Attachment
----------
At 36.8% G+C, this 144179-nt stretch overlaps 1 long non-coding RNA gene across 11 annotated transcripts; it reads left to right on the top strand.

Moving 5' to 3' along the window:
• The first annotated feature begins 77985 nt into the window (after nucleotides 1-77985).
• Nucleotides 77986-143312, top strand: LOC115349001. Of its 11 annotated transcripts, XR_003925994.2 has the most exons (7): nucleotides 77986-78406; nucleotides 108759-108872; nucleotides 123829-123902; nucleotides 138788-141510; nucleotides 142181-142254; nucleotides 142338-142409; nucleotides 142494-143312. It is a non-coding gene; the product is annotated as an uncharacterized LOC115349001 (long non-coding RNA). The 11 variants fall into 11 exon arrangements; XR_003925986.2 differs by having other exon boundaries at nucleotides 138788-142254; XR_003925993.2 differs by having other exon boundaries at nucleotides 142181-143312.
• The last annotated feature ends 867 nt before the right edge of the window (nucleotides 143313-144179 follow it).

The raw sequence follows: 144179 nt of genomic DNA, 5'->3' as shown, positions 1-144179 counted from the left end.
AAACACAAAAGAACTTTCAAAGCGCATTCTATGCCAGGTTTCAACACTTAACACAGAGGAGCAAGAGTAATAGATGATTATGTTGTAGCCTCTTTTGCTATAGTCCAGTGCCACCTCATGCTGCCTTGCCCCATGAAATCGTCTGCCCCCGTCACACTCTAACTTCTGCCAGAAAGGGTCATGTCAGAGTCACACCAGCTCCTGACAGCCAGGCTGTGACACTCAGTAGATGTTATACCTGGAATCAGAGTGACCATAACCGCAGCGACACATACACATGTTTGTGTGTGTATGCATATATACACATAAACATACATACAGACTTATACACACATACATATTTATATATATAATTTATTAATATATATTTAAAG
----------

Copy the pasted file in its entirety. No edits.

At 36.8% G+C, this 144179-nt stretch overlaps 1 long non-coding RNA gene across 11 annotated transcripts; it reads left to right on the top strand.

Moving 5' to 3' along the window:
• The first annotated feature begins 77985 nt into the window (after nucleotides 1-77985).
• Nucleotides 77986-143312, top strand: LOC115349001. Of its 11 annotated transcripts, XR_003925994.2 has the most exons (7): nucleotides 77986-78406; nucleotides 108759-108872; nucleotides 123829-123902; nucleotides 138788-141510; nucleotides 142181-142254; nucleotides 142338-142409; nucleotides 142494-143312. It is a non-coding gene; the product is annotated as an uncharacterized LOC115349001 (long non-coding RNA). The 11 variants fall into 11 exon arrangements; XR_003925986.2 differs by having other exon boundaries at nucleotides 138788-142254; XR_003925993.2 differs by having other exon boundaries at nucleotides 142181-143312.
• The last annotated feature ends 867 nt before the right edge of the window (nucleotides 143313-144179 follow it).

The raw sequence follows: 144179 nt of genomic DNA, 5'->3' as shown, positions 1-144179 counted from the left end.
AAACACAAAAGAACTTTCAAAGCGCATTCTATGCCAGGTTTCAACACTTAACACAGAGGAGCAAGAGTAATAGATGATTATGTTGTAGCCTCTTTTGCTATAGTCCAGTGCCACCTCATGCTGCCTTGCCCCATGAAATCGTCTGCCCCCGTCACACTCTAACTTCTGCCAGAAAGGGTCATGTCAGAGTCACACCAGCTCCTGACAGCCAGGCTGTGACACTCAGTAGATGTTATACCTGGAATCAGAGTGACCATAACCGCAGCGACACATACACATGTTTGTGTGTGTATGCATATATACACATAAACATACATACAGACTTATACACACATACATATTTATATATATAATTTATTAATATATATTTAAAG